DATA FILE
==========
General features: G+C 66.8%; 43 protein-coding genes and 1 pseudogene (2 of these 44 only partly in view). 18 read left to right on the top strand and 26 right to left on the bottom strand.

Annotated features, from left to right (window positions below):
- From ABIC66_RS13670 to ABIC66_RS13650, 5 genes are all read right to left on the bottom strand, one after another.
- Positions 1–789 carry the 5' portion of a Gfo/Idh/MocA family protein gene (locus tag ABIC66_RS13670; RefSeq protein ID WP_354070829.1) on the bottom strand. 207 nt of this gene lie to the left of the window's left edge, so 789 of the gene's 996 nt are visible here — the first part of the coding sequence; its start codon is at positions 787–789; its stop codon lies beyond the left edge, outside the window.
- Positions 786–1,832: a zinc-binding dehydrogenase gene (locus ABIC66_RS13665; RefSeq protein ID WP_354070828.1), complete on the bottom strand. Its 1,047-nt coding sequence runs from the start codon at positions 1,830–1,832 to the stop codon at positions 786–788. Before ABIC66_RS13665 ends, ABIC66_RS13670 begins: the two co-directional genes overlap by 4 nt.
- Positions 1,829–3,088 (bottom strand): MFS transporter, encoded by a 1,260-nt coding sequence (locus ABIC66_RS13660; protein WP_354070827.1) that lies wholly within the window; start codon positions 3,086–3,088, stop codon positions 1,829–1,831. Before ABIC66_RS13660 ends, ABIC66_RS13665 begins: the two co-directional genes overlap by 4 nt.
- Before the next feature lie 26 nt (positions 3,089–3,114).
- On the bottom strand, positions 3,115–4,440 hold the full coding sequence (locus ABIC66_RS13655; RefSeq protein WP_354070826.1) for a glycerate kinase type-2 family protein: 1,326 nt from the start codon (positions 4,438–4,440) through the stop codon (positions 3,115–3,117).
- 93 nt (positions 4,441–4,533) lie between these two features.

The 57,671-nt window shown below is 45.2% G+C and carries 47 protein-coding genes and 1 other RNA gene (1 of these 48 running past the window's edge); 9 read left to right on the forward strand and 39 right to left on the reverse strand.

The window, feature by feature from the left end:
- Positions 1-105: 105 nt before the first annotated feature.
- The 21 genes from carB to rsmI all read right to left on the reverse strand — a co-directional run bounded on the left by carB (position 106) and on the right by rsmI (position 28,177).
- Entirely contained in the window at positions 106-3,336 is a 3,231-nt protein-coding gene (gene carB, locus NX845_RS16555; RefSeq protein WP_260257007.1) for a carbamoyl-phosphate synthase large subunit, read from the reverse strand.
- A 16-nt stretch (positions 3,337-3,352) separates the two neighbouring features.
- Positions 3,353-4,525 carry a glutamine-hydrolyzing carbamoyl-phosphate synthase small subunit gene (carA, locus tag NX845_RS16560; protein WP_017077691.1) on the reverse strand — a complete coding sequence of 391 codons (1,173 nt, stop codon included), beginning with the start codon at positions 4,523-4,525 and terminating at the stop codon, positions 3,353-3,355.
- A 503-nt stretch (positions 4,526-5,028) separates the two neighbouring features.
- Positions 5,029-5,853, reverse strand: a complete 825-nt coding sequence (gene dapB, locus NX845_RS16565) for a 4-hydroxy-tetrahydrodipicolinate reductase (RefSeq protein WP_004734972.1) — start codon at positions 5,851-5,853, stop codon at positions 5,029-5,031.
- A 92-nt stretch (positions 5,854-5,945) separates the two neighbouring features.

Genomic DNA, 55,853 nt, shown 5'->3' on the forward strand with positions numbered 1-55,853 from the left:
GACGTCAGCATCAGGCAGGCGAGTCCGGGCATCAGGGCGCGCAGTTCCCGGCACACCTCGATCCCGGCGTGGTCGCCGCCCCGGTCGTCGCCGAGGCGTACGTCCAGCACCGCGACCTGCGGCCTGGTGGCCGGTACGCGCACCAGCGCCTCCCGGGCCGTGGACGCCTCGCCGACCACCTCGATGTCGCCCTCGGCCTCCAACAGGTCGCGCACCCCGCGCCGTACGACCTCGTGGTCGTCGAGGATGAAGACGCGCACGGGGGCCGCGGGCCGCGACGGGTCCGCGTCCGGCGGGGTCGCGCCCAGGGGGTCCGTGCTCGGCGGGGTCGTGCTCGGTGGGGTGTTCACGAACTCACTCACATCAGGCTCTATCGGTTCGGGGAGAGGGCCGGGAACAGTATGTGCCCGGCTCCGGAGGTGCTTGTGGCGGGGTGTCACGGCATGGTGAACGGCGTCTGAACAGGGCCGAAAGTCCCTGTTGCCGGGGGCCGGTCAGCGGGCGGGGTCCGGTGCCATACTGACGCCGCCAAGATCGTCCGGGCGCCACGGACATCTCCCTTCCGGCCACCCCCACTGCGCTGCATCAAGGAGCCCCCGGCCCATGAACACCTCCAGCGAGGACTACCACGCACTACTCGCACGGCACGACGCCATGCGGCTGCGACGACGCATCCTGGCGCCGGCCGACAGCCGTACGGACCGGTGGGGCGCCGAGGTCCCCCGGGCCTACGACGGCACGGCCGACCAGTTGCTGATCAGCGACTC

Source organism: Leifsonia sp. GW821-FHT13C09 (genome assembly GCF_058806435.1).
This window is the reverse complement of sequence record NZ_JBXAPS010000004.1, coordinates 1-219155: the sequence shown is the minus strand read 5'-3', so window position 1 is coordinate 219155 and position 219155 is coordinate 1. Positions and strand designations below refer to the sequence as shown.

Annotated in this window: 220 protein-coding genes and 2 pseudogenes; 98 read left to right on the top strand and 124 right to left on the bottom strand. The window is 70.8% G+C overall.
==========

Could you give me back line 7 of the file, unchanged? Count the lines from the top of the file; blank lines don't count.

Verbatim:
- Before the next feature lie 26 nt (positions 3,089–3,114).